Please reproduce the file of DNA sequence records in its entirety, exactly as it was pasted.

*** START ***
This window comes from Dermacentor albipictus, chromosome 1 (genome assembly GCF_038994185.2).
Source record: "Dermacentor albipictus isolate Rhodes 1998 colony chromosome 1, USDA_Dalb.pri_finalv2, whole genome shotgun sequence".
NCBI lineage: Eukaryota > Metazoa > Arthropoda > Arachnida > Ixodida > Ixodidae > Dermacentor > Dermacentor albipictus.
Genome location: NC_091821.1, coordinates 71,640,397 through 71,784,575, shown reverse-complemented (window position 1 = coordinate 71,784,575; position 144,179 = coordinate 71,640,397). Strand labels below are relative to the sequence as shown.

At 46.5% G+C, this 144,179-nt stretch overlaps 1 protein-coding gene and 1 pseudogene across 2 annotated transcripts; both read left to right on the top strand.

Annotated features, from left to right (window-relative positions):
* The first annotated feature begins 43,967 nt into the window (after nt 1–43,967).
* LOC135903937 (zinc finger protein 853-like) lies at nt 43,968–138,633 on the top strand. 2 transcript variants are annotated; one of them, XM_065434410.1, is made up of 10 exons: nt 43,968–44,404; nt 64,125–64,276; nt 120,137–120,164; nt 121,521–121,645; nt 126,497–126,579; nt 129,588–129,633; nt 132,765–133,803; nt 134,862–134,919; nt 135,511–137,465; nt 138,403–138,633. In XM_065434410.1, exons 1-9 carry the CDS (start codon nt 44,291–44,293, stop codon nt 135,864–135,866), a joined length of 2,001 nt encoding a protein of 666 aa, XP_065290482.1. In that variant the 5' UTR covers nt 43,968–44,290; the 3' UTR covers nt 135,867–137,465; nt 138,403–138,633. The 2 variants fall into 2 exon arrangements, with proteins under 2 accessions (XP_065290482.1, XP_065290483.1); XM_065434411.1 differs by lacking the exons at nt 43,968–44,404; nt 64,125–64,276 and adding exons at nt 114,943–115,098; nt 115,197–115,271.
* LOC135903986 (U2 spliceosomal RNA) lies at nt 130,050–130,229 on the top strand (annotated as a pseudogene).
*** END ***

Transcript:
This window comes from Dermacentor albipictus, chromosome 1 (genome assembly GCF_038994185.2).
Source record: "Dermacentor albipictus isolate Rhodes 1998 colony chromosome 1, USDA_Dalb.pri_finalv2, whole genome shotgun sequence".
NCBI lineage: Eukaryota > Metazoa > Arthropoda > Arachnida > Ixodida > Ixodidae > Dermacentor > Dermacentor albipictus.
Genome location: NC_091821.1, coordinates 71,640,397 through 71,784,575, shown reverse-complemented (window position 1 = coordinate 71,784,575; position 144,179 = coordinate 71,640,397). Strand labels below are relative to the sequence as shown.

At 46.5% G+C, this 144,179-nt stretch overlaps 1 protein-coding gene and 1 pseudogene across 2 annotated transcripts; both read left to right on the top strand.

Annotated features, from left to right (window-relative positions):
* The first annotated feature begins 43,967 nt into the window (after nt 1–43,967).
* LOC135903937 (zinc finger protein 853-like) lies at nt 43,968–138,633 on the top strand. 2 transcript variants are annotated; one of them, XM_065434410.1, is made up of 10 exons: nt 43,968–44,404; nt 64,125–64,276; nt 120,137–120,164; nt 121,521–121,645; nt 126,497–126,579; nt 129,588–129,633; nt 132,765–133,803; nt 134,862–134,919; nt 135,511–137,465; nt 138,403–138,633. In XM_065434410.1, exons 1-9 carry the CDS (start codon nt 44,291–44,293, stop codon nt 135,864–135,866), a joined length of 2,001 nt encoding a protein of 666 aa, XP_065290482.1. In that variant the 5' UTR covers nt 43,968–44,290; the 3' UTR covers nt 135,867–137,465; nt 138,403–138,633. The 2 variants fall into 2 exon arrangements, with proteins under 2 accessions (XP_065290482.1, XP_065290483.1); XM_065434411.1 differs by lacking the exons at nt 43,968–44,404; nt 64,125–64,276 and adding exons at nt 114,943–115,098; nt 115,197–115,271.
* LOC135903986 (U2 spliceosomal RNA) lies at nt 130,050–130,229 on the top strand (annotated as a pseudogene).